Those problems are fairly serious, according to Chapman and other EMC VARs.
"Dell's direct sales force competes in selling EMC SAN solutions at desktop margins, severely compressing margin and relegating the sale to a transactional level," according to Dan Schneider, chief technology officer at Lewis Center, Ohio-based Sarcom Inc.
"Every year, Dell will take anywhere from $500,000 to $1 million worth of business from me, and it's typically on one or two very big deals. Dell will come in and say to our customer, 'I will give you volume discounts.' For example every million you buy from me I'll give you an extra 10% discount and it does not matter if it's servers or if it's EMC storage," Chapman said.
Redbridge sells between $5 million and $7 million worth of EMC products.
Keith Baskin, storage practice manager at Norcross, Ga.-based Optimus Solutions said competing with Dell presents "a challenge."
"Over the last 12 months we've lost about five deals worth $500,000 to Dell. If it's strictly a price play I'm not going to beat Dell," Baskin said.
Baskin also said EMC's recent changes in their registration program have help to protect the rest of the channel against Dell.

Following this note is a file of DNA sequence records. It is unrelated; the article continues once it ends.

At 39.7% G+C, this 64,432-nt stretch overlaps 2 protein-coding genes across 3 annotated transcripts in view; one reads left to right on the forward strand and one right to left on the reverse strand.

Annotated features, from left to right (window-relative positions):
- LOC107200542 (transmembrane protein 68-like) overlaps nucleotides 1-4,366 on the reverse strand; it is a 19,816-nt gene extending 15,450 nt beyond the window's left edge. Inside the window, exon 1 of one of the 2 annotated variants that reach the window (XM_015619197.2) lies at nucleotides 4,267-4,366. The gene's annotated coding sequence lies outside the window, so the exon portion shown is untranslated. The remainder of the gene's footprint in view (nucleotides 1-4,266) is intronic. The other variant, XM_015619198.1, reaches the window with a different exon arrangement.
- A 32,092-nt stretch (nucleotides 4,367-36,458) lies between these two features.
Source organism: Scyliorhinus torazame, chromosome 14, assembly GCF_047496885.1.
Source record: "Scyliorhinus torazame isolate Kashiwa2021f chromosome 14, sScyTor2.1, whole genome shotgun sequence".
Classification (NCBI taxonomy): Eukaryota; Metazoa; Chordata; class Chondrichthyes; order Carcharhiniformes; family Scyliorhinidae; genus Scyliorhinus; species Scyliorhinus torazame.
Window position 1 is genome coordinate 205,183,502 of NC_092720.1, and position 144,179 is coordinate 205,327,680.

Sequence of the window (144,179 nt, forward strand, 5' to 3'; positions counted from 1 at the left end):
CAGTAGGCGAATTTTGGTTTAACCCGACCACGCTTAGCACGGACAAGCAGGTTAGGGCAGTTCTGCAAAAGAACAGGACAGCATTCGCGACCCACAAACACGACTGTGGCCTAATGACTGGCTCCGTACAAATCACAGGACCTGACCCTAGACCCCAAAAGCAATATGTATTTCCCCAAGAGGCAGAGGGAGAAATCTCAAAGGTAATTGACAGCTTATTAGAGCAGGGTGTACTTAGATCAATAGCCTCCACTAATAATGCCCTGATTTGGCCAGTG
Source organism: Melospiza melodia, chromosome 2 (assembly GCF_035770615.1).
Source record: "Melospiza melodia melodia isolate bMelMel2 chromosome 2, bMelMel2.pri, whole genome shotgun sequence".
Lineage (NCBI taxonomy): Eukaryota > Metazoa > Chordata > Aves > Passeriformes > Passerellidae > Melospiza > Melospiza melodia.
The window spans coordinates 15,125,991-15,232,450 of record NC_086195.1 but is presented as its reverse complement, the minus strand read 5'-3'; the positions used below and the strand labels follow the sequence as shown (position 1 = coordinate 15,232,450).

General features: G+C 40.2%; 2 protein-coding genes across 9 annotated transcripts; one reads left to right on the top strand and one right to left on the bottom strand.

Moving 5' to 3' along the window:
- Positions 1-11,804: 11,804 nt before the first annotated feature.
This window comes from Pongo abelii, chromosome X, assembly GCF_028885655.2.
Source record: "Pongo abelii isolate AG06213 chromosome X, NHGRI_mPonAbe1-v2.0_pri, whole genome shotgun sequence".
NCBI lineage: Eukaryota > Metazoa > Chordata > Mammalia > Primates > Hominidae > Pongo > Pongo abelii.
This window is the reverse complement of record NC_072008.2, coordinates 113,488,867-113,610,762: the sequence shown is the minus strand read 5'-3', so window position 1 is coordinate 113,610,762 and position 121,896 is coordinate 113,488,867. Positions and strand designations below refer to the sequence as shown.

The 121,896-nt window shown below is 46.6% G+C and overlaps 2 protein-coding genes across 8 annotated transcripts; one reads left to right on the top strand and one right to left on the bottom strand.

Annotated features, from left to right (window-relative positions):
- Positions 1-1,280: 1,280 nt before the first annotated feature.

"The biggest complaint has been that you would go in and do all the work and then Dell would show up at the last minute and cut the price out. The program is not perfect, but if an EMC partner registers a deal they are better protected now," Baskin said.
In the meantime Dell's Asthana, said Dell is looking at competing just as aggressively, if not more so with EMC's partners saying that Dell can offer a broader range of technology including servers, desktops, and software.
"You don't have to have multiple service people coming to your shop; one to do servers, one to do storage and so on. We test our products to work together, we work with application partner like Oracle and Microsoft and SAP so that their software running on our servers hooked to EMC storage is working very well,"Asthana said
"Those are some of the things we are offering to customers that other VARs may not be able to offer," Asthana added.
Let us know what you think about this story; email: Nicole Lewis, Senior News Writer.